[Articles] Regional contributions of six preventable risk factors to achieving the 25 × 25 non-communicable disease mortality reduction target: a modelling study
20/10/2015
ver resumen
No WHO region will meet the 25 × 25 premature mortality target if current mortality trends continue. Achieving the agreed targets for the six risk factors will allow some regions to meet the 25 × 25 target and others to approach it. Meeting the 25 × 25 target in Africa needs other interventions, including those addressing infection-related cancers and cardiovascular disease.

[Comment] Prevention of malaria in pregnancy: a fork in the road?
28/9/2015
ver resumen
In efforts to improve protection against the adverse consequences of malaria in pregnancy, several trials1–3 have investigated alternative drug regimens and strategies to replace sulfadoxine–pyrimethamine for intermittent preventive treatment of malaria in pregnancy. Even before WHO first recommended inclusion of intermittent preventive treatment with sulfadoxine–pyrimethamine in the focused antenatal care package in 2004,4 malaria parasites expressed mutations in the dihydrofolate reductase (Pfdhfr) and dihydropteroate synthetase (Pfdhps) genes,5 compromising the protective effect of the intervention.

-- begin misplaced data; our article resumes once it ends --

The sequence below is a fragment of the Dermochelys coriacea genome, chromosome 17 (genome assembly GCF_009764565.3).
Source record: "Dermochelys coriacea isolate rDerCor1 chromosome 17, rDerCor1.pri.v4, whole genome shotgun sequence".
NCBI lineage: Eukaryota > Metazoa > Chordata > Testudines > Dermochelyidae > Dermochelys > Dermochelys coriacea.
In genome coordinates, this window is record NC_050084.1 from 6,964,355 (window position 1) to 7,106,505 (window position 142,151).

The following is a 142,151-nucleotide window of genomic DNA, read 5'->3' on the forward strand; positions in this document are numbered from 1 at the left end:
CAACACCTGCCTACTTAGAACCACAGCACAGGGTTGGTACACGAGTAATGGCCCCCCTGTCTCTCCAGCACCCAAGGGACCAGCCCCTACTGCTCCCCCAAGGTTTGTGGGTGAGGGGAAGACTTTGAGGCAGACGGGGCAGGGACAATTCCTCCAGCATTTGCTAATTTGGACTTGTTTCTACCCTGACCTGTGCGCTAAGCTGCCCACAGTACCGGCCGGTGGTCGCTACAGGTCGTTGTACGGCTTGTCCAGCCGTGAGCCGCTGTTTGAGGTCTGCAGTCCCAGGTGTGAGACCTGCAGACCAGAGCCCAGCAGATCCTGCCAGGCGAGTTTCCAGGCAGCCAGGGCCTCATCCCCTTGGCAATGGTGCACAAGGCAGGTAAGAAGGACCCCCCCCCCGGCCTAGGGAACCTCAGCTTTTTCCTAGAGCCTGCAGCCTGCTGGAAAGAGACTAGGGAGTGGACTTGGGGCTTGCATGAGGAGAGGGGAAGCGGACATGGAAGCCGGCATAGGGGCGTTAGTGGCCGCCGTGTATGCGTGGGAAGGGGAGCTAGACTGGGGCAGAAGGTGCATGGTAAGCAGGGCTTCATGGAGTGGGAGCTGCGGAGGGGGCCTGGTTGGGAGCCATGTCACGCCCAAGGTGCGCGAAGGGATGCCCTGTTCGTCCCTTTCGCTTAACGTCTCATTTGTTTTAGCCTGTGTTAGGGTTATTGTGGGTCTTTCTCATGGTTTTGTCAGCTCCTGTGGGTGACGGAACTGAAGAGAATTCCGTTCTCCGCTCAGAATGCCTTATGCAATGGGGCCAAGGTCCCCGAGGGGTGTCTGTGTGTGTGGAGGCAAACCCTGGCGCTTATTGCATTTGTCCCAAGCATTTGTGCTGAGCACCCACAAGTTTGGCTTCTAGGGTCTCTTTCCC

[Articles] Intermittent screening and treatment or intermittent preventive treatment with dihydroartemisinin–piperaquine versus intermittent preventive treatment with sulfadoxine–pyrimethamine for the control of malaria during pregnancy in western Kenya: an open-label, three-group, randomised controlled superiority trial
28/9/2015
ver resumen
At current levels of rapid diagnostic test sensitivity, intermittent screening and treatment is not a suitable alternative to intermittent preventive treatment with sulfadoxine–pyrimethamine in the context of high sulfadoxine–pyrimethamine resistance and malaria transmission. However, dihydroartemisinin–piperaquine is a promising alternative drug to replace sulfadoxine–pyrimethamine for intermittent preventive treatment. Future studies should investigate the efficacy, safety, operational feasibility, and cost-effectiveness of intermittent preventive treatment with dihydroartemisinin–piperaquine.

[Articles] Long working hours and risk of coronary heart disease and stroke: a systematic review and meta-analysis of published and unpublished data for 603 838 individuals
19/8/2015
ver resumen
Employees who work long hours have a higher risk of stroke than those working standard hours; the association with coronary heart disease is weaker. These findings suggest that more attention should be paid to the management of vascular risk factors in individuals who work long hours.

[Articles] Cardiovascular safety of albiglutide in the Harmony programme: a meta-analysis
11/8/2015
ver resumen
Cardiovascular events were not significantly more likely to occur with albiglutide than with all comparators. Because the upper bound of the 95% CI for major adverse cardiovascular event plus hospital admission for unstable angina was greater than 1·3, a dedicated study with a cardiovascular endpoint is underway to confirm the safety of albiglutide.